SCCM 1702 increase client log size and retention

With additional steps in an image deployment task sequence the log files will grow quite big. By default the Configuration Manager client keeps a log history of 0 and a size limit of 2 MB for each log file. In result you’ll find yourself missing important details when trying to debug a failed operating system deployment. At some point the log files will be cut off. In order to increase the log size and retention, parameters must be configured in two places.
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Monitor and audit Active Directory user and group management

Traceability is key when collaborating in the Active Directory (AD). Multiple admins changing and updating permissions and policies makes it difficult being compliant with the company’s policies. It is important to monitor mutations in the directory. By default audit policies are disabled for Domain Controllers (DC) and must be enabled explicitly. Enabling auditing for the DCs is quite easy, querying the logs for a specific event is a bit more difficult.

In this guide you’ll learn how to enable auditing for a specific case and how to query the audit logs for a specific event.
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Remove provisioned appx packages from Windows image for operating system deployment

While preparing a Windows image for SCCM deployment I looked for a viable solution to remove Windows apps from the image. SCCM offers a lot options to execute this kind of action such as running a task sequence or install an application. But none of the options worked out for me. Either they were too complicated to configure or simply didn’t work as expected. Today I’ve found a script on TechNet seemed to a good solution. This script showed me how easy it is to mount a windows image and remove the app packages directory from it. However, the script was outdated and didn’t offer the option to remove only selected apps. That’s why I’ve created my own remix of the script.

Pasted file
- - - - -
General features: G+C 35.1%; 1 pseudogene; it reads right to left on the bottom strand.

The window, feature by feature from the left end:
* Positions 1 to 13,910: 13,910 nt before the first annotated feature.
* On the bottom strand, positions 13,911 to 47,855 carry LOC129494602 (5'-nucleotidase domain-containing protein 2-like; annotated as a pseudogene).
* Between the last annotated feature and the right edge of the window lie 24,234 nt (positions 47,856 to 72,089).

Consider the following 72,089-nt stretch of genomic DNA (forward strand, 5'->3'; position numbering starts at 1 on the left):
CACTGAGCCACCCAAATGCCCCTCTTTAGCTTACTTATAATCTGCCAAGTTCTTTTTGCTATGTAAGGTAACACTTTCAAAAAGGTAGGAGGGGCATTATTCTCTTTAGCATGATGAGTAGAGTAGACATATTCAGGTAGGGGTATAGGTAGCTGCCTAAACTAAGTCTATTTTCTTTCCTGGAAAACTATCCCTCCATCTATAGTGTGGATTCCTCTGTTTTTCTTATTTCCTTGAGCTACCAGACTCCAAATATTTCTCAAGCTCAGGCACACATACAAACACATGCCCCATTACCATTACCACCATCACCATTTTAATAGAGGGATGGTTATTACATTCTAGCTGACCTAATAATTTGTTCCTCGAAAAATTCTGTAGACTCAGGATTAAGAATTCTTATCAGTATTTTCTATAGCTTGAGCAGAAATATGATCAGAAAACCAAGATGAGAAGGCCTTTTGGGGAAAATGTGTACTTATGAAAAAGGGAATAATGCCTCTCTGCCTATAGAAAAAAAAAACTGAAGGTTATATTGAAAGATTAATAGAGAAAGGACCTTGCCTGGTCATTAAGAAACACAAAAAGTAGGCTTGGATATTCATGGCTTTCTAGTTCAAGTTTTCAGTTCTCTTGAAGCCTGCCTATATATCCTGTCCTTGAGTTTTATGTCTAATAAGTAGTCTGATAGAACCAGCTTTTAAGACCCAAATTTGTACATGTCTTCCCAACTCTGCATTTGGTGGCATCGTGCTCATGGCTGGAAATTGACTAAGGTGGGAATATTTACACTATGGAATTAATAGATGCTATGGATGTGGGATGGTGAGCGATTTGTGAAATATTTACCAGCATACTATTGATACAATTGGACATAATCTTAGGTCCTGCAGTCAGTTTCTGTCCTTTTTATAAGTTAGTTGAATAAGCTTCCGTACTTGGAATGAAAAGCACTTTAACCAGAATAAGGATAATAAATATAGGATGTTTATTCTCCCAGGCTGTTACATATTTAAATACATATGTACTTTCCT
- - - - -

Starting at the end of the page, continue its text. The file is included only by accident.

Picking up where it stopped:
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Manage the life cycle of your SCCM applicatons with PowerShell – Part 4 Remove Applications

“Manage the life cycle of your SCCM applications with PowerShell” is a short post series where I share my PowerShell experience with System Center Configuration Manager. In my last post I’ve shown you a script to distribute application content and deploy an application to its collections. In my final post I’ll show you the last part of the app life cycle – the termination.
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Manage the life cycle of your SCCM applicatons with PowerShell – Part 3 Deploy Applications

“Manage the life cycle of your SCCM applications with PowerShell” is a short post series where I share my PowerShell experience with System Center Configuration Manager. In my last post I’ve shown you a script that creates applications and all assets required to deploy it. This time I have a script to distribute the application content and deploy the application to its collections.
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Manage the life cycle of your SCCM applicatons with PowerShell – Part 2 Create Applications

“Manage the life cycle of your SCCM applications with PowerShell” is a short post series where I share my PowerShell experience with System Center Configuration Manager. In my last post I’ve showed you a script that creates the package source folder structure and another that adds the service users for SCCM. As mentioned these scripts have only been published for a better understanding of the follow-up scripts.
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Manage the life cycle of your SCCM applicatons with PowerShell – Part 1 Service Accounts and Package Source

I’m currently planning and building a System Center Configuration Manager (SCCM) infrastructure for a local hospital. SCCM is a complex system composed of various components to make the client and software life cycle management feasible. While configuring SCCM is a tedious job which is done once, managing applications is a recurring process. That’s why the application life cycle is the perfect candidate for scripted automation. With the most recent SCCM release Microsoft made it a lot easier to use the power of PowerShell. I’ve developed a few scripts which help creating, deploying and deleting SCCM applications. Configuring applications manually can be very bothersome and is always at risk for misconfiguration. The benefit for automation is huge.
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